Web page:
Last week, Southampton Town Planning Board members Robin Long, Dennis Finnerty, Phil Keith and John Blaney voted against the environment. They voted to not support scientific data and clarification of groundwater flow in the area of Little Fresh Pond and the Southampton Tennis Club and Camp. This is important, because this scientific data showed that groundwater from the camp flowed into Little Fresh Pond.
These board members disregarded the data and studies by Stony Brook University’s Dr. Christopher Gobler, scientific maps from the U.S. Geological Survey, findings from the Peconic Estuary Watershed project, and even a more detailed analysis and visual mapping of the camp’s own data. It is unsure if all of the Planning Board members have even read the submissions.
Instead, these Planning Board members chose to favor information submitted by a for-profit consultant hired by the camp (who changed his summary report, depending on who was paying him) and another for-profit consulting firm hired by the camp who has done repeated work for the applicant’s attorney. These consultants stated that groundwater from the camp flowed away from Little Fresh Pond, even when the pond is at a lower elevation than the camp.
This is a sad day for science and data-driven studies. Stakeholders and community members were stunned that there was not a vote to address a supplemental groundwater study. The system failed the community when only the camp’s attorney, the camp’s consultants, and the Town Planner, advocating for the applicant, were permitted to speak at this critical Planning Board meeting.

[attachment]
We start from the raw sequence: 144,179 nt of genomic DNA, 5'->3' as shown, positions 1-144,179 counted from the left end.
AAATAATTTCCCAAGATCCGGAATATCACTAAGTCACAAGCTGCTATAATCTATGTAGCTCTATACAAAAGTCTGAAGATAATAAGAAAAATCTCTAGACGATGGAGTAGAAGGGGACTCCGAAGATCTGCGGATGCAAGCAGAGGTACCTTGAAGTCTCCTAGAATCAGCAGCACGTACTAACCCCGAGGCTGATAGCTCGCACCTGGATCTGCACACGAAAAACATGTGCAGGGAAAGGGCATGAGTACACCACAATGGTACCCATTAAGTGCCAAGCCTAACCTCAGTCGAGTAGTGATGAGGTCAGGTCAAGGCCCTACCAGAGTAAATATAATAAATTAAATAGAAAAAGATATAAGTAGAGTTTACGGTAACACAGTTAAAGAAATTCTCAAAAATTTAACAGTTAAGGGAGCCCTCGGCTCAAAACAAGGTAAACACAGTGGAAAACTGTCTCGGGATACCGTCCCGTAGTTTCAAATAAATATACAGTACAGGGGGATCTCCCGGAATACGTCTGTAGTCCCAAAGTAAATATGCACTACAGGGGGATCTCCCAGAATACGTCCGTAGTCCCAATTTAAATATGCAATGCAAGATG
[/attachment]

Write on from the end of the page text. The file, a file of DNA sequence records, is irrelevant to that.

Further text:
The camp’s consultants refuted and denied the scientific data in a written report submitted after the comment period expired. This was a convenient tactic that prevented the stakeholders’ response to be heard. This is an unfair and biased process.
Stakeholders requested: a water quality monitoring plan; water quality testing for home wells adjacent to the camp; no use of fertilizers, herbicides and pesticides at the camp; a commercial-grade septic system for the camp’s dining hall (preparing over 400 meals each weekday, along with related sanitizing activities); a list of all chemicals used and flushed through the septic system; remediation for degraded and unhealthy water quality as a result of camp commercial activities; and more. None of these critical public health and water quality related items was included in the draft report.
The camp’s attorney announced that the owner needed to have a decision quickly so he can begin further building and expansion on the site. The camp has been in operations for eight years already. Additional time to clarify the critical groundwater flow would not have hampered the camp’s ability to make money.
The Planning Board needs to advocate for the community and environment, not developers.
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